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Fighting for a good cause - that's KenPosted on Sun, Nov 28, 2010 at 8:19 am
by IDMA Editor
"Some of the places reminded me of my home town. I grew up in a poverty-stricken area. Same kind of housing. So it really brought back memories."
The 46-year-old visited the Chatsworth Youth Centre - ahead of his exhibition fight at Durban's ICC on Thursday - where he addressed pupils. Known as "the world's most dangerous man", Shamrock, who grew up in Warner Robins, Georgia, told of the obstacles he faced while growing up with little adult supervision.
Photo by mmalinker.com
Although retired, he is still involved, training up-and-coming mixed martial arts fighters and facilitating the creation of new gyms in impoverished areas in the US and now SA.
"I grew up in poverty. I was running around when I was five and six doing my own thing. I hung around the wrong type of kids and I was stabbed at the age of 10," said Shamrock.
He recalled times when he slept in cars and also touched on his biological mother, who was an exotic dancer. He said after being shunted from one foster home to another, he finally found stability at the Shamrock Ranch - a California facility for troubled boys.
He was adopted by the owner, Bob, and changed his surname from Kilpatrick to Shamrock as a tribute to his adoptive father.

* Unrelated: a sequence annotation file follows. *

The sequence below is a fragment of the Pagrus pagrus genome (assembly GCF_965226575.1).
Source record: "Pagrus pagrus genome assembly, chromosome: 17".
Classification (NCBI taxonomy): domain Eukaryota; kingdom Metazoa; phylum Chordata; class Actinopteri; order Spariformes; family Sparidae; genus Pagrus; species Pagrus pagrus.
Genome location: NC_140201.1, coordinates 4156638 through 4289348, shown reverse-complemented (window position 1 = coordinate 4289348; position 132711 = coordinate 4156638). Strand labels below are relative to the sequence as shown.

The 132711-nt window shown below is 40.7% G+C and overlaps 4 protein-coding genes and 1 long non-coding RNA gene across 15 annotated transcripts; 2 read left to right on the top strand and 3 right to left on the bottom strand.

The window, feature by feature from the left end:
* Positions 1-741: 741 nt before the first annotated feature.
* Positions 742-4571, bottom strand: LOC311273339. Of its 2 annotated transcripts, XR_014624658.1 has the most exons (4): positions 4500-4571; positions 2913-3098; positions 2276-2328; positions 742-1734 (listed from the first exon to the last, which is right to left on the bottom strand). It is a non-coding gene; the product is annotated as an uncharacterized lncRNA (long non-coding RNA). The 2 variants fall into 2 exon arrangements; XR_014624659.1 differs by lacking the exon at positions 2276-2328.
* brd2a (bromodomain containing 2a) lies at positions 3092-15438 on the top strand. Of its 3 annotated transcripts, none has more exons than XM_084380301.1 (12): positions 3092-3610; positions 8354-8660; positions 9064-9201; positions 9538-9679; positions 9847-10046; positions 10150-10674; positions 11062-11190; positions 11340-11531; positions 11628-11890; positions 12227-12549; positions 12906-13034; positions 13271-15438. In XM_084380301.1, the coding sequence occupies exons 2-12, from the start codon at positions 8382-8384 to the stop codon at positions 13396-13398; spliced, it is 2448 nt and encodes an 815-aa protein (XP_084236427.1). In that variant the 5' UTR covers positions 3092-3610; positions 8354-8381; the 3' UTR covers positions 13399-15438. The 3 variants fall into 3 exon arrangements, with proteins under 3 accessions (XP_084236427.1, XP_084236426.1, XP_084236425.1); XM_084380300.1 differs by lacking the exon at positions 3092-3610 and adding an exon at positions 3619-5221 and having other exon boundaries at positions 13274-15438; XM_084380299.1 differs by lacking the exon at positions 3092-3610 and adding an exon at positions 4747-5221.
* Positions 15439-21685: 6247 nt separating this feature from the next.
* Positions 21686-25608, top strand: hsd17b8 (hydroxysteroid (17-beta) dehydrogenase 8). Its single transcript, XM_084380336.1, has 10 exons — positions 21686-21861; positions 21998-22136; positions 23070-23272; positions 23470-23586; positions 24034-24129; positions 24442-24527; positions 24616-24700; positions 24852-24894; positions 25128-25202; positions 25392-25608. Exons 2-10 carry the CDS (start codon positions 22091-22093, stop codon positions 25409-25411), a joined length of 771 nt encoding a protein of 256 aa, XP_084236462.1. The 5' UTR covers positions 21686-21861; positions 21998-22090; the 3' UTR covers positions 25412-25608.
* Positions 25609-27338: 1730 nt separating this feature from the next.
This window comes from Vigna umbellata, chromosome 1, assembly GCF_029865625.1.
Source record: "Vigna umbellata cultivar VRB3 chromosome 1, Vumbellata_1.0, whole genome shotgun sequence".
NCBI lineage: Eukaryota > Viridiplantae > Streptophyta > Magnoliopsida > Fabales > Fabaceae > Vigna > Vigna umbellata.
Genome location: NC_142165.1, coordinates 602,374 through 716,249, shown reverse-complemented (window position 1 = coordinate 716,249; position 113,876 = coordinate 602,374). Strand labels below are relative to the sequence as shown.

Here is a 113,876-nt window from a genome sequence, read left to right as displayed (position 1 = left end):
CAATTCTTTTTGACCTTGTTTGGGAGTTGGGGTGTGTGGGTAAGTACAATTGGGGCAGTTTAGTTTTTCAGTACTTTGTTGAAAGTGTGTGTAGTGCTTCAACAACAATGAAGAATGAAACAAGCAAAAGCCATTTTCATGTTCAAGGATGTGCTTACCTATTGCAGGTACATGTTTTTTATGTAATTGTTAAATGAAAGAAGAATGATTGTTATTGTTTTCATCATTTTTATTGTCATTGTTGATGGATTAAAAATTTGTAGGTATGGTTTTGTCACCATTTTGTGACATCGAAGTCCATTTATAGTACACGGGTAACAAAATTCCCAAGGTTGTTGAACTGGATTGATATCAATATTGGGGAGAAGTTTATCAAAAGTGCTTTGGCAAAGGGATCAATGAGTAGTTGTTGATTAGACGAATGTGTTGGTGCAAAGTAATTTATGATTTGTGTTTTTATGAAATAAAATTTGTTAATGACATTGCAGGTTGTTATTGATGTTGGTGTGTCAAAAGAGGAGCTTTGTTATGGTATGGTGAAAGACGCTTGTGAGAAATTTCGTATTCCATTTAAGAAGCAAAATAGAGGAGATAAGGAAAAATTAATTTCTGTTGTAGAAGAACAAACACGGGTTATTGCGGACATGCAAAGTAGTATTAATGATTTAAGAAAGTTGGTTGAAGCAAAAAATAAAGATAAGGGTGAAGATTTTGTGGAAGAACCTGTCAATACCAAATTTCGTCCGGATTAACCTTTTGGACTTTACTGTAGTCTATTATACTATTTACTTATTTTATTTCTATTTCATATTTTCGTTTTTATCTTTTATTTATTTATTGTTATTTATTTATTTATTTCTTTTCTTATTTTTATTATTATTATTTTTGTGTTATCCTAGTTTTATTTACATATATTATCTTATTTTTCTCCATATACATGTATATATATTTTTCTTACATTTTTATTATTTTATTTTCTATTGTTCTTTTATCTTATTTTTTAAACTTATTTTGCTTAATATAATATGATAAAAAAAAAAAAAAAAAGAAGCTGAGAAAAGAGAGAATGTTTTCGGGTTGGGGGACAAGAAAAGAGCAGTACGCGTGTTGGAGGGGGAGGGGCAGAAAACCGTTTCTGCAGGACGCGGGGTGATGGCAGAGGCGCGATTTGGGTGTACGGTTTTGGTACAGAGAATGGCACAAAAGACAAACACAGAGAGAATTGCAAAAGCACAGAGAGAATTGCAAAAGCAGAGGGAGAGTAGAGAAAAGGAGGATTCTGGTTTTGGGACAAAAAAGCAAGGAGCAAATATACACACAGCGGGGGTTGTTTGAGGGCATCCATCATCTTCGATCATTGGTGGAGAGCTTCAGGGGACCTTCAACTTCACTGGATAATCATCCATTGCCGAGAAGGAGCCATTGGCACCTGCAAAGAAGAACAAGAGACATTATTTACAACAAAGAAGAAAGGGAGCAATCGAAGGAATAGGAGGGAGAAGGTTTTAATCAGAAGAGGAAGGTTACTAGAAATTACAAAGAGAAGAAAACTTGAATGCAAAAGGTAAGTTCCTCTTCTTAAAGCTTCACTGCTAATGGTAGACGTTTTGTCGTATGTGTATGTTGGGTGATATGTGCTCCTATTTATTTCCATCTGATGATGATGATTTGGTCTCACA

Now he has plans on showing South African children, and youngsters in his home country, that there are better alternatives to the bad influences that they are often subjected to.
Tremaine Krishna, 12, a Grade 7 Glenview Primary pupil, said he loved the art of wrestling and was hoping to become a wrestler one day.
Another Glenview Primary pupil, Melvin Reddy, 12, said he was glad to be a part of the programme as his main interest was learning how to protect himself.
"I wanted to learn how to do some of those cool moves and I also think it's a good way to protect myself."
Youth Centre coordinator Clive Pillay said he hoped Shamrock's talk would have "a positive effect on the children and encourage them to take up sport".
Said Shamrock: "Kids will gravitate to what makes them feel good, whether it's going to be drugs, sex or whether its going to be violence."
He believes his programmes and training centres will help children "gravitate towards the good things".
Shamrock added: "Going into these neighbourhoods, I see the opportunities these kids can have in this kind of sport, that they will begin to feel good about something and themselves and realise it's not just about the fight."
Photo by sportsillustrated.cnn.com
His advice to youngsters: "It's okay to have aggression, as long as there is a way to use it constructively - whether you find that in sport or acting or drawing, it doesn't matter."